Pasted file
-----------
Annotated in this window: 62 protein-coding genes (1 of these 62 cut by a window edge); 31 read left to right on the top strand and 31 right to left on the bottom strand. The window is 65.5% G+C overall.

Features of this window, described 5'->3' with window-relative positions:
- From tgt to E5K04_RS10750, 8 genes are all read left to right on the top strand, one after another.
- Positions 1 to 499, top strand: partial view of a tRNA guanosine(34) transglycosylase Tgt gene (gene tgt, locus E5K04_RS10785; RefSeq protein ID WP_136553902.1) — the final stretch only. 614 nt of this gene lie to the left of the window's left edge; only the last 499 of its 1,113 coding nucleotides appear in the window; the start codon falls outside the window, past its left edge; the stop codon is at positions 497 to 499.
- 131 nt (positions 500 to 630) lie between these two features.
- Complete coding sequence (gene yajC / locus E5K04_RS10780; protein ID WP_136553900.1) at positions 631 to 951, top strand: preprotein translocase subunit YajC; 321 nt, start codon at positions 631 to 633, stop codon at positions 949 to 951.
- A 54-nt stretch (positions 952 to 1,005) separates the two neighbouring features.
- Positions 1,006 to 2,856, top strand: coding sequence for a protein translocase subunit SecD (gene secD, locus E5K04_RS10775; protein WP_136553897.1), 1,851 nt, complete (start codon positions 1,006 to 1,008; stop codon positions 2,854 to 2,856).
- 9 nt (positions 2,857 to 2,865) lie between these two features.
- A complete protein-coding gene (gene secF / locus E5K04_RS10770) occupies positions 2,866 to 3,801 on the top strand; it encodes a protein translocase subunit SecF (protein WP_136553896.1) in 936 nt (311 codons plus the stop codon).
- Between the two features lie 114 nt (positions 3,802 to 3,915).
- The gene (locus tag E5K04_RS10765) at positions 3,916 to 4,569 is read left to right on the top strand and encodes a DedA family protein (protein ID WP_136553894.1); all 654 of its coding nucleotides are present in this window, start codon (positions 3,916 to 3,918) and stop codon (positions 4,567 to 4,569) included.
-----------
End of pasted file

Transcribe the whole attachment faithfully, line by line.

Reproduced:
Annotated in this window: 62 protein-coding genes (1 of these 62 cut by a window edge); 31 read left to right on the top strand and 31 right to left on the bottom strand. The window is 65.5% G+C overall.

Features of this window, described 5'->3' with window-relative positions:
- From tgt to E5K04_RS10750, 8 genes are all read left to right on the top strand, one after another.
- Positions 1 to 499, top strand: partial view of a tRNA guanosine(34) transglycosylase Tgt gene (gene tgt, locus E5K04_RS10785; RefSeq protein ID WP_136553902.1) — the final stretch only. 614 nt of this gene lie to the left of the window's left edge; only the last 499 of its 1,113 coding nucleotides appear in the window; the start codon falls outside the window, past its left edge; the stop codon is at positions 497 to 499.
- 131 nt (positions 500 to 630) lie between these two features.
- Complete coding sequence (gene yajC / locus E5K04_RS10780; protein ID WP_136553900.1) at positions 631 to 951, top strand: preprotein translocase subunit YajC; 321 nt, start codon at positions 631 to 633, stop codon at positions 949 to 951.
- A 54-nt stretch (positions 952 to 1,005) separates the two neighbouring features.
- Positions 1,006 to 2,856, top strand: coding sequence for a protein translocase subunit SecD (gene secD, locus E5K04_RS10775; protein WP_136553897.1), 1,851 nt, complete (start codon positions 1,006 to 1,008; stop codon positions 2,854 to 2,856).
- 9 nt (positions 2,857 to 2,865) lie between these two features.
- A complete protein-coding gene (gene secF / locus E5K04_RS10770) occupies positions 2,866 to 3,801 on the top strand; it encodes a protein translocase subunit SecF (protein WP_136553896.1) in 936 nt (311 codons plus the stop codon).
- Between the two features lie 114 nt (positions 3,802 to 3,915).
- The gene (locus tag E5K04_RS10765) at positions 3,916 to 4,569 is read left to right on the top strand and encodes a DedA family protein (protein ID WP_136553894.1); all 654 of its coding nucleotides are present in this window, start codon (positions 3,916 to 3,918) and stop codon (positions 4,567 to 4,569) included.